- Malaria: This disease is transmitted by a mosquito bite. It produces high fever, chills, and vomiting, and it can be fatal if untreated. About 247 million new cases of malaria are contracted each year. NIH spent $90.6 million on malaria, while CDC spent $6.5 million, DOD spent $23.1 million, and USAID spent $10 million.

- Tuberculosis (TB): This is a contagious disease that is spread from person to person. If untreated, half of those infected with active TB will die. There were more than 14 million new cases of active TB in 2005. NIH spent $117.3 million on this disease. CDC spent an additional $10 million, and USAID spent $5.4 million.

"Our report demonstrates in detail what we see on a larger scale in annual budgets. Government funding for agencies like NIH and CDC has not kept pace with biomedical research inflation. This shortfall crimps every agency function and eliminates any possible expansion of research on these neglected infection diseases," Pollack said.

"An investment in stamping out disease can aid our own economy by strengthening the economies of other nations, making their societies more stable, and giving us a real return on our medical investment," he said.

"There is no better place for the United States to re-establish its global leadership than in matters of global health," Rep. Jim McDermott (D-WA) said today. "We live in an increasingly shrinking world; contact between Americans and the rest of the world via infection is increasing every day. The AIDS pandemic was the first shot across our bow; troops coming home from Iraq infected with leishmaniasis is the second shot, and drug-resistant TB strains [is] just over the horizon. The data presented in the report released by Families USA outline current U.S. funding on global diseases that threaten Americans and U.S. interests, and we should increase government funding to combat these threats."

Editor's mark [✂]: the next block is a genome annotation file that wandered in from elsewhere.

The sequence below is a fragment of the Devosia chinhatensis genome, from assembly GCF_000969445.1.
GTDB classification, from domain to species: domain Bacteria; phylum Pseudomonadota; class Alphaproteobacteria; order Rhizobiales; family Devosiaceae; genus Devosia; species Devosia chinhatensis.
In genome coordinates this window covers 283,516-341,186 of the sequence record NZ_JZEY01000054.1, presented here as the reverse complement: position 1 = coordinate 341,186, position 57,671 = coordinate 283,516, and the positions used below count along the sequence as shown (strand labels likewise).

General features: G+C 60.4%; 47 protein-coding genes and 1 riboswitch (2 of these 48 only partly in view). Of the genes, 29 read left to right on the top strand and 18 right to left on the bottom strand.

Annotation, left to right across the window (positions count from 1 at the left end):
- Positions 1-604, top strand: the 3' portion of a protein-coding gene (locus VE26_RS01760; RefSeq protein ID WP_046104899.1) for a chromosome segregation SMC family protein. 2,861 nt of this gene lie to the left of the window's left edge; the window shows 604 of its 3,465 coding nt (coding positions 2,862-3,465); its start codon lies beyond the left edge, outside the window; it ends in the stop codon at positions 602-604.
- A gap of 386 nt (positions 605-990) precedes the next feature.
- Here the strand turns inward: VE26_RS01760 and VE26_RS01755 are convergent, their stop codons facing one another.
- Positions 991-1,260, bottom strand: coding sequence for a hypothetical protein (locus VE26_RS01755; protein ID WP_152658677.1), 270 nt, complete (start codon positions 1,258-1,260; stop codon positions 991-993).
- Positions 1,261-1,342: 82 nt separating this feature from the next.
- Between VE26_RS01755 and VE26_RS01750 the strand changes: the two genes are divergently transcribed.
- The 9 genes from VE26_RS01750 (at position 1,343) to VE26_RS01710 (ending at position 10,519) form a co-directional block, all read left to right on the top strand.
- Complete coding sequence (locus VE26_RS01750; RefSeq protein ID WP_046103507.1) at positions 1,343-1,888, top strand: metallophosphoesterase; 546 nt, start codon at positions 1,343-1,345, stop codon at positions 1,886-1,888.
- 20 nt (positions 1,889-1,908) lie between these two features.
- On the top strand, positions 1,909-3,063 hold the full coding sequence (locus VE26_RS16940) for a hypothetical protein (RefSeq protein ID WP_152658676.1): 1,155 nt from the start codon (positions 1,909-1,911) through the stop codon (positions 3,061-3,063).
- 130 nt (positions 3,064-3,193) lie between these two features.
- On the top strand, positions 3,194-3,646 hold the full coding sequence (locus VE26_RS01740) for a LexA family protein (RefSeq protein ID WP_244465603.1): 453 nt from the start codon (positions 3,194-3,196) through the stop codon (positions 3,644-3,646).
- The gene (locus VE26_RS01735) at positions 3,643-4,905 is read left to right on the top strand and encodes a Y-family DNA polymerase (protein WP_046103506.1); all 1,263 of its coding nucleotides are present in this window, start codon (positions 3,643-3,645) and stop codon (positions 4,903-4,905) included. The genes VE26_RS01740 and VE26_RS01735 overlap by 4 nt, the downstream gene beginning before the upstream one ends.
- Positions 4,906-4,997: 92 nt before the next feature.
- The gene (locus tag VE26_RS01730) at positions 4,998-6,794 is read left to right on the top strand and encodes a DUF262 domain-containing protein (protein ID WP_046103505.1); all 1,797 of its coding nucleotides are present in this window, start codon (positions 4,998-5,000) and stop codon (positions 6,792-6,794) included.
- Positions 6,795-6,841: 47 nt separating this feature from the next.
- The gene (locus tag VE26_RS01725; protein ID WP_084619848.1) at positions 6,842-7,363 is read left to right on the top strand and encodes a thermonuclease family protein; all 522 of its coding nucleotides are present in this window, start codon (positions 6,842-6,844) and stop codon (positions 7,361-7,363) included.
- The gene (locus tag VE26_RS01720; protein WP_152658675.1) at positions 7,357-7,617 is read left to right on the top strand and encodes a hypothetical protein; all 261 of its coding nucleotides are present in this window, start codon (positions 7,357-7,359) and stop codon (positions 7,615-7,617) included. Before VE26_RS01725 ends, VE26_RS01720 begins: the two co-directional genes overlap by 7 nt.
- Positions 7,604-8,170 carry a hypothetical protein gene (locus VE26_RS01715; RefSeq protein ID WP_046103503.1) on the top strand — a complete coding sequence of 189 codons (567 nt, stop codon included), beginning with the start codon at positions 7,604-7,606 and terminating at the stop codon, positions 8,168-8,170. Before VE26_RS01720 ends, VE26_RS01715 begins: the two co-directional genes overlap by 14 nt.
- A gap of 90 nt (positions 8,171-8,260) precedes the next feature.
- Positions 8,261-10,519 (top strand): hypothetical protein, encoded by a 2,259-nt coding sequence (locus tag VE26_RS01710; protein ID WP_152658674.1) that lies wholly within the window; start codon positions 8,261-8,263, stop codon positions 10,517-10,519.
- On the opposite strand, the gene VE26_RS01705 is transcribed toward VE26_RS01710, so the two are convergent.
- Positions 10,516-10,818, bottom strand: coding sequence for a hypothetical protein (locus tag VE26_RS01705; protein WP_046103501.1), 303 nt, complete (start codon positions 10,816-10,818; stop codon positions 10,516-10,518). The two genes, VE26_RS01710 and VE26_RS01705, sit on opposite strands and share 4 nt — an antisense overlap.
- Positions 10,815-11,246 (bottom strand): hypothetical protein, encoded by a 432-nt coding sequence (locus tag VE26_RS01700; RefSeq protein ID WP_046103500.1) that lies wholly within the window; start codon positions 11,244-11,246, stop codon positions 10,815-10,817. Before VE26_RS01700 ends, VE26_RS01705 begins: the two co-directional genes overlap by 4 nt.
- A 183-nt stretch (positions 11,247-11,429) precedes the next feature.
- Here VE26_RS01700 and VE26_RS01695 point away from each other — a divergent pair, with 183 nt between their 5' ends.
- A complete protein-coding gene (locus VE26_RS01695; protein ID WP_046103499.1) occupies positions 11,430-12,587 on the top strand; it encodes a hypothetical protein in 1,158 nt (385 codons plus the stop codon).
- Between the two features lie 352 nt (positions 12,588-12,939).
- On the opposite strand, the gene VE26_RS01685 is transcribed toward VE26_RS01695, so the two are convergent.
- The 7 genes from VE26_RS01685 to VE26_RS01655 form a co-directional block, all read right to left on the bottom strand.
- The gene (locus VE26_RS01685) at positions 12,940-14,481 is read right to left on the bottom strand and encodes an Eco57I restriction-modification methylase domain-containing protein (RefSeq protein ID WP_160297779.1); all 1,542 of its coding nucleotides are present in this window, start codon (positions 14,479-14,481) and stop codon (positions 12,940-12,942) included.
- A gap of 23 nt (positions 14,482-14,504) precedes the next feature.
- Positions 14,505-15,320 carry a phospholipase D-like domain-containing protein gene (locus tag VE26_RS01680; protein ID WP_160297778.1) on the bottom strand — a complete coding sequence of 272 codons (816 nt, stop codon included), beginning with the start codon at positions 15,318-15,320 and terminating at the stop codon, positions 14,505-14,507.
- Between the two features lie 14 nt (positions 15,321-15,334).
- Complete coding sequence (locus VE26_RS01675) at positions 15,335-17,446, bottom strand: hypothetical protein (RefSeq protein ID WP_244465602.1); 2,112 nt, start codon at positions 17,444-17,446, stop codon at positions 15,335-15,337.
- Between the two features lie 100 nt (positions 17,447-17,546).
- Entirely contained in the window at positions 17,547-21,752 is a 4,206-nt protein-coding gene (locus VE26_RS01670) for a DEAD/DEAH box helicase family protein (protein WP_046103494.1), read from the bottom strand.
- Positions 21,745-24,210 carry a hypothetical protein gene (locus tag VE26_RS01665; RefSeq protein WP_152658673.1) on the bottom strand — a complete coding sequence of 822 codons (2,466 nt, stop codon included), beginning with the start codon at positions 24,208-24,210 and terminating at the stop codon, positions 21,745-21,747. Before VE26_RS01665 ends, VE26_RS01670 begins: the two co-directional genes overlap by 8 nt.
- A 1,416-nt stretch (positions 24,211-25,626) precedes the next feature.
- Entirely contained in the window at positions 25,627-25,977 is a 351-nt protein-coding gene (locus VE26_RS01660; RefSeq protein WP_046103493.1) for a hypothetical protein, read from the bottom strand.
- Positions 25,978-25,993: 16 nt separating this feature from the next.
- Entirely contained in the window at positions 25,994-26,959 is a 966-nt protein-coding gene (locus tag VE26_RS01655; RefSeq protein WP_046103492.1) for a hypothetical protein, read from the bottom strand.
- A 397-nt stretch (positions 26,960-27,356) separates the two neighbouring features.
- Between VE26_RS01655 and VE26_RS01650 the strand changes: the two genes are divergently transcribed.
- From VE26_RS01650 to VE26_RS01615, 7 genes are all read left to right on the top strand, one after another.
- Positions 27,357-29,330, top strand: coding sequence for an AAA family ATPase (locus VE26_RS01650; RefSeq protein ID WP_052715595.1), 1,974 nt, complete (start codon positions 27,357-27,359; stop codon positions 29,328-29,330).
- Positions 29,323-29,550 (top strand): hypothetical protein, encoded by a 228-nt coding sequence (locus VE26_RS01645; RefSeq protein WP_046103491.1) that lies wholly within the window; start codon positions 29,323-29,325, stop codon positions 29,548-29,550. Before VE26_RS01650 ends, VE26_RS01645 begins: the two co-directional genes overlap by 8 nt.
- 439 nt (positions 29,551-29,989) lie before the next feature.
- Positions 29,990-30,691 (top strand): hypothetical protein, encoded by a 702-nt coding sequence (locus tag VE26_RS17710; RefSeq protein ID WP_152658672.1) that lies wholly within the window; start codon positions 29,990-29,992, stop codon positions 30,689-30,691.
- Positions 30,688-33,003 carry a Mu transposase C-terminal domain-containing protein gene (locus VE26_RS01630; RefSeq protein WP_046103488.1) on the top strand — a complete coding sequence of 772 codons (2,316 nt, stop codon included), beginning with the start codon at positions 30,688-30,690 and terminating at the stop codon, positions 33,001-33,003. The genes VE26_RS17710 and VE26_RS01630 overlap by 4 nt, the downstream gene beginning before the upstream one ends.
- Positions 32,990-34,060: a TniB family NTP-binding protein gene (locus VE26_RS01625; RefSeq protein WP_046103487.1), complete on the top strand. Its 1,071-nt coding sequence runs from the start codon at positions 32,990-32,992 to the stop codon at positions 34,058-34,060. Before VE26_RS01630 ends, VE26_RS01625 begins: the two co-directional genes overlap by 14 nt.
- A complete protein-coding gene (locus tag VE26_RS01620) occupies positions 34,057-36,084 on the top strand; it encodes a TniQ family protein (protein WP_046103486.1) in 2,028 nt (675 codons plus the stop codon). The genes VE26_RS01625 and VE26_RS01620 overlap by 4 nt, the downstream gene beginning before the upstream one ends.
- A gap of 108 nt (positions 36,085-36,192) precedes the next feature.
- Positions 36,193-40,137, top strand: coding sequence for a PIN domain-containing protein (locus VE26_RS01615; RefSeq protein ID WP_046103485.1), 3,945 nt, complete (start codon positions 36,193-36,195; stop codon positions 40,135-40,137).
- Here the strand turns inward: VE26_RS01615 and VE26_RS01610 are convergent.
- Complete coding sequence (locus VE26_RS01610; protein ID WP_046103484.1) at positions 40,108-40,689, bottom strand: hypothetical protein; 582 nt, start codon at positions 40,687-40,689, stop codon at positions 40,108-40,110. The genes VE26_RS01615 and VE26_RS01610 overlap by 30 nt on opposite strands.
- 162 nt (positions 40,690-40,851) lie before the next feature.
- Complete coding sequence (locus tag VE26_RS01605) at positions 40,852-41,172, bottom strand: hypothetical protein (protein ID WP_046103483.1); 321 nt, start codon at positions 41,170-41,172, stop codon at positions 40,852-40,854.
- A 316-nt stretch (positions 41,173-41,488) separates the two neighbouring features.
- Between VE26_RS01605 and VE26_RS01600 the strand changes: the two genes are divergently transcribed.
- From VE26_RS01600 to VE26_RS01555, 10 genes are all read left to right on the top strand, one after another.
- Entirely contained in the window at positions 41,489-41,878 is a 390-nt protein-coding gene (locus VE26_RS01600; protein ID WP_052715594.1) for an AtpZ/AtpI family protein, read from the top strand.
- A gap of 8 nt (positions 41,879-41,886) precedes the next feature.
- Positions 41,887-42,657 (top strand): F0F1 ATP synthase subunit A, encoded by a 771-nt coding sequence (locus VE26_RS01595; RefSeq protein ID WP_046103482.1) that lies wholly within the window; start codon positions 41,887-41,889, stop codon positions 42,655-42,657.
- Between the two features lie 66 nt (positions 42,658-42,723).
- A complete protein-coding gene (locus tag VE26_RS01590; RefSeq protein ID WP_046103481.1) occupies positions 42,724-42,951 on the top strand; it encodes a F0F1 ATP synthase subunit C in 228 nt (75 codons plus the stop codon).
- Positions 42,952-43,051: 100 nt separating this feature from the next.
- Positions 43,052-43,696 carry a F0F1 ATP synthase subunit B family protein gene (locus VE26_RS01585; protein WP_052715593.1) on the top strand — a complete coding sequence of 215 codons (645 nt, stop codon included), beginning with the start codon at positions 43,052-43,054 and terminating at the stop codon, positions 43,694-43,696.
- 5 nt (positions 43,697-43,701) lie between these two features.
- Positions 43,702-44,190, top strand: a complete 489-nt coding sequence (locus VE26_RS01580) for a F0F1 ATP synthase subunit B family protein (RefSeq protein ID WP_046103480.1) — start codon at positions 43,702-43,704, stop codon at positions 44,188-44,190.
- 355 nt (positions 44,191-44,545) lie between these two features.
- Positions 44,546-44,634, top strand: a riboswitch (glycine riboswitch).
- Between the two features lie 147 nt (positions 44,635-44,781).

"Families USA's report highlights the continued need to invest in research to eliminate devastating infectious diseases like tuberculosis, which continue to kill millions of people worldwide each year," Peg Willingham, Senior Director, External Affairs, Aeras Global TB Vaccine Foundation, Rockville, Maryland, said today. "U.S. leadership and funding remain crucial to developing new tools to prevent, diagnose and treat TB and other global killers. Past history shows that tuberculosis increases during economic crises; we should invest now to prevent needless deaths."

Pollack said that, although incidence of these diseases in the U.S. is rare, the threat is truly global.

"More than a quarter of the world's population live in areas that put them at high risk for contracting one or more of these eight diseases," he said, "In fact, the World Health Organization estimates that up to half the world's population is at risk of contracting malaria, and two-fifths is at risk of contracting dengue fever."

The U.S. is the world leader in medical research and development, Pollack noted, and, as the report makes clear, this leadership needs to be strengthened with additional funding.

"Our research spending amounts to less than a penny a day for each person affected by these diseases. We can do better," Pollack said. "Investing in neglected infectious disease research makes sense. It advances our public health and economic interests, and it strengthens our standing in the world."

Families USA is the national organization for health care consumers. It is nonprofit and nonpartisan and advocates for high-quality, affordable health care for all Americans.

Families USA